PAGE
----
By Angie Schmitt, December 17, 2013
Combined traffic projections from state and regional transportation
agencies (the colored lines) have been wildly off the mark (the black
line shows real traffic levels) for more than a decade.
Americans’ travel behavior is changing dramatically. It seems like not a week passes without a new report
about the decline in driving. But are state and local transportation
agencies — which are responsible for much of the nation’s highway and
transportation planning — keeping up with the facts on the ground? A
review of the evidence by the State Smart Transportation Initiative finds the answer is a definitive “No.”
Forecasts and assumptions about ever-increasing traffic are often
used to justify agency decisions to expand roads. But these assumptions
are increasingly divorced from reality. In fact, state and regional
agencies aren’t just wrong some of the time. State DOTs and metropolitan
planning organizations are getting it wrong every year, over and over
again, by significant margins, according to SSTI’s analysis.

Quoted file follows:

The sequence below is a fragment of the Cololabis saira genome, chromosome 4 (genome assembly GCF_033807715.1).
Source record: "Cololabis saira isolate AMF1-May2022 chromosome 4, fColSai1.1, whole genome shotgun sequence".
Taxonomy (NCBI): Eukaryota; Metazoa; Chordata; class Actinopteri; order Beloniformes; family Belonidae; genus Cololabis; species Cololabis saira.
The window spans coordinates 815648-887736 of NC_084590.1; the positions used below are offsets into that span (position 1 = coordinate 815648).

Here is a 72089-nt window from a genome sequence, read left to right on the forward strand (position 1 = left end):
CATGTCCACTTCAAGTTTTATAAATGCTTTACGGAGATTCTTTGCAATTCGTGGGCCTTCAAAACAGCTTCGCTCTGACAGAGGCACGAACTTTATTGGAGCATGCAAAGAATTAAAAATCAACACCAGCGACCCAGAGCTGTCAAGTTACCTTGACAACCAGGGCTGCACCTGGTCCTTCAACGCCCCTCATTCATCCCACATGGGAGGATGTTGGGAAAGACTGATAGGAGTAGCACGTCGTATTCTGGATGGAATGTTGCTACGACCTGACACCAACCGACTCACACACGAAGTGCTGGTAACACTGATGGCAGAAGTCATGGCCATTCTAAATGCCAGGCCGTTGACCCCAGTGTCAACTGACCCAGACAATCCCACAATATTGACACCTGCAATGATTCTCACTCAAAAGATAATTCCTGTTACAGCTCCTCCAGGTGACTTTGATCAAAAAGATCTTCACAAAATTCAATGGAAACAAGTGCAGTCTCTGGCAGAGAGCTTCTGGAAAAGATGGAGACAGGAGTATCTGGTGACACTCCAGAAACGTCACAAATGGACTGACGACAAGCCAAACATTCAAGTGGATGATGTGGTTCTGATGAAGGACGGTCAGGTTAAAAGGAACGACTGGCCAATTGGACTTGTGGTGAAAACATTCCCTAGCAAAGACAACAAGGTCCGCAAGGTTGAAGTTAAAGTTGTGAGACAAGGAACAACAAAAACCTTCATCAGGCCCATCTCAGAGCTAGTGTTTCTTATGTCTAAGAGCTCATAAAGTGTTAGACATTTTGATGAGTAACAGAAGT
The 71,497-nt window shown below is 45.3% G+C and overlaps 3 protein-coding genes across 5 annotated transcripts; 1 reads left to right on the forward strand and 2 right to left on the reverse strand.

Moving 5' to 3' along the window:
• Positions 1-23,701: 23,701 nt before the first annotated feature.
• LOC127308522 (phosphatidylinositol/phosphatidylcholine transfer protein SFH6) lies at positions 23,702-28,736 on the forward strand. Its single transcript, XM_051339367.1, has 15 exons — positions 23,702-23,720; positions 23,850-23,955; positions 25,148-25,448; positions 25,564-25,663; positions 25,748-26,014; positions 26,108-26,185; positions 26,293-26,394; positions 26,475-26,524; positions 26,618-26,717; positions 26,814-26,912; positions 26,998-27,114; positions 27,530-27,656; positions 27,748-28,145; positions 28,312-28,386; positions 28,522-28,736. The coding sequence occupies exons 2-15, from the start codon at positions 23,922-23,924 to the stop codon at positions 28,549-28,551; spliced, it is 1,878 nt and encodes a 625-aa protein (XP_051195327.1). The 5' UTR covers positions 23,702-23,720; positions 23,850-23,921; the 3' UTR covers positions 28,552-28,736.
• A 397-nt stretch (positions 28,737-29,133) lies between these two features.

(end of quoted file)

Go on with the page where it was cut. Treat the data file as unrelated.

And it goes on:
In their most recent reporting to the Federal Highway Administration,
state and regional transportation agencies used data from 2008 to
predict that traffic volumes would reach a combined 3.3 trillion miles
nationally in 2012. Last year, a few months after that forecast was
publicly released, real-world data already showed that the forecast
wasn’t even close. Transportation agencies had collectively
overestimated how many miles Americans would drive in 2012 by 11
percent. That is the equivalent of adding five “average-sized” states to
the total, SSTI reports.
What’s worse, these wildly incorrect traffic assumptions are routinely used to justify costly road expansions.
SSTI reviewed every 20-year traffic forecast submitted by state and
regional agencies to FHWA since 1999 (these predictions are in a
document called the Conditions and Performance Report to Congress). It
turns out that the 20-year projections overestimated future traffic
volumes in every single year the reports could be compared against data
on actual miles driven by Americans. The 1999 report, for example,
overestimated actual driving in 2012 by a whopping 22 percent.
SSTI’s Eric Sundquist concluded that states and MPOs
“generally have not updated their models and assumptions to account for
current conditions, as if they expect the year to be 1980 forever.”